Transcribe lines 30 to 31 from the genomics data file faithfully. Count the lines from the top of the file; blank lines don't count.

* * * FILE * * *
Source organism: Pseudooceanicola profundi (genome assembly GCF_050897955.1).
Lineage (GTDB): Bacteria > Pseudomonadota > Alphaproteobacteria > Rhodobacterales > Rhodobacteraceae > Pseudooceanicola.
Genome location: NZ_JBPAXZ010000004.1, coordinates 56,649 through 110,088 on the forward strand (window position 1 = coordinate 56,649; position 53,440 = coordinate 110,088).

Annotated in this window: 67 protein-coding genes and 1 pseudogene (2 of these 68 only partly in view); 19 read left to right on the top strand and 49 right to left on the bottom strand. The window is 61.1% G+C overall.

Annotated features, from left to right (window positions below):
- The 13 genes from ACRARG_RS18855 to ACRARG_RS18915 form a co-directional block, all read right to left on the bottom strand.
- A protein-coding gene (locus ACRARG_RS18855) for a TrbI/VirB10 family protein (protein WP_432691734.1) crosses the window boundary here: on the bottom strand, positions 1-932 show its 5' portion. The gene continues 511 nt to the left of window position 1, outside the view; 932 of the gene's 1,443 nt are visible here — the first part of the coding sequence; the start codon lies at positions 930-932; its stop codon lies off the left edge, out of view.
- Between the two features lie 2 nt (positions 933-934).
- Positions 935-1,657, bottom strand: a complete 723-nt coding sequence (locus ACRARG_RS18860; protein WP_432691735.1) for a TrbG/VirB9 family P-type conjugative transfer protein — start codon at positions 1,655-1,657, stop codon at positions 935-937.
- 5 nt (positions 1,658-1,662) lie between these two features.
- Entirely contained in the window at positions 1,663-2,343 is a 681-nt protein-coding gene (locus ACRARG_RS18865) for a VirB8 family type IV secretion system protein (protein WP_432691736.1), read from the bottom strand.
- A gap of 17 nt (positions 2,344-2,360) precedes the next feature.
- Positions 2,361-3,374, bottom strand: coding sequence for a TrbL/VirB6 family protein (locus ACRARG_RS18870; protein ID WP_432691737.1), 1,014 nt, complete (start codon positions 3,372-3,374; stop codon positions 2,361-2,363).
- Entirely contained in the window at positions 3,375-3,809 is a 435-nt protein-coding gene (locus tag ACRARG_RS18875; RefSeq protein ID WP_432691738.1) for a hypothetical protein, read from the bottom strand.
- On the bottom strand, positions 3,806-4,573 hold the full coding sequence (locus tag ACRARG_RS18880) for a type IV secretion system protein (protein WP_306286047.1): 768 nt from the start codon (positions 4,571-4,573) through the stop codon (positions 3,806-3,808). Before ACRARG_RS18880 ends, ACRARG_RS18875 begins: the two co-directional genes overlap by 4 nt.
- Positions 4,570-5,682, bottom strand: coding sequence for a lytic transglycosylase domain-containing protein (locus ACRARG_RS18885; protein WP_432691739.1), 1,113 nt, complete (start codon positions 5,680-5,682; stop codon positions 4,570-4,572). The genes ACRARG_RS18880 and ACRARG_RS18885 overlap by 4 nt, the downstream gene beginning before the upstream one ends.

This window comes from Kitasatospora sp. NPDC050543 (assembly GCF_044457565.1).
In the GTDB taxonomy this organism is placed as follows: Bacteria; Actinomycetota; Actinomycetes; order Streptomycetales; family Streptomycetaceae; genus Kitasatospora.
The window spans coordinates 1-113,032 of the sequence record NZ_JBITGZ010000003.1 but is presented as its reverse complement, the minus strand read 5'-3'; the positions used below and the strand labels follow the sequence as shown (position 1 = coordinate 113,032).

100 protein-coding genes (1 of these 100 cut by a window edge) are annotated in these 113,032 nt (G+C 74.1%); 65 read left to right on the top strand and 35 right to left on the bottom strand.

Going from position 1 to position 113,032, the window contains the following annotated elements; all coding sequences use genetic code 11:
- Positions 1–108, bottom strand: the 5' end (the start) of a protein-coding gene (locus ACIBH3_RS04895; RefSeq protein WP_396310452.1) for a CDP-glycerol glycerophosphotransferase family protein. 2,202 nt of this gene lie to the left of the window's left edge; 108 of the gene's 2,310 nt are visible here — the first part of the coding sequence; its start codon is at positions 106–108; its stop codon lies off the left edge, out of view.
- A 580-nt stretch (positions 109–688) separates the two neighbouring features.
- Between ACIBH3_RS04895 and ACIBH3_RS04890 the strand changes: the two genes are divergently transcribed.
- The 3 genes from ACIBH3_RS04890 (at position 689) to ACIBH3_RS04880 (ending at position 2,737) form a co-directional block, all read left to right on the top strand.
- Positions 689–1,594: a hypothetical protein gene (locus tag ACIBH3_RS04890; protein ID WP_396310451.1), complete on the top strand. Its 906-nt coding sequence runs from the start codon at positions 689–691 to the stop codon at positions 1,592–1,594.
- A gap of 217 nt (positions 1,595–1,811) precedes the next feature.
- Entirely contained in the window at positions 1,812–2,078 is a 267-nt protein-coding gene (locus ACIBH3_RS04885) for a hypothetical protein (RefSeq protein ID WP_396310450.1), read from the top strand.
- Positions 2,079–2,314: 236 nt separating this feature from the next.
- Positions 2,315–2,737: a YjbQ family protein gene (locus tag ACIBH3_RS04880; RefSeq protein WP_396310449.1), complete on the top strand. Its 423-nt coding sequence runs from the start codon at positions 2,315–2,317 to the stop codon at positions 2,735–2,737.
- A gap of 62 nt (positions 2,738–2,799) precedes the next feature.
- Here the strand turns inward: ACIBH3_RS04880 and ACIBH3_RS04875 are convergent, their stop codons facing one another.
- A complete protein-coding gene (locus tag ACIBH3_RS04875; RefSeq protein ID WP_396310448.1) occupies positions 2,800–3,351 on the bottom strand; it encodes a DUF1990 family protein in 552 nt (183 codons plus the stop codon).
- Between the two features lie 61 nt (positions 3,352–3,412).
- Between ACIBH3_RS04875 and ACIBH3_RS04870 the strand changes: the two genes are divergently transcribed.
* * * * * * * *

- Positions 2,315–2,737: a YjbQ family protein gene (locus tag ACIBH3_RS04880; RefSeq protein WP_396310449.1), complete on the top strand. Its 423-nt coding sequence runs from the start codon at positions 2,315–2,317 to the stop codon at positions 2,735–2,737.
- A gap of 62 nt (positions 2,738–2,799) precedes the next feature.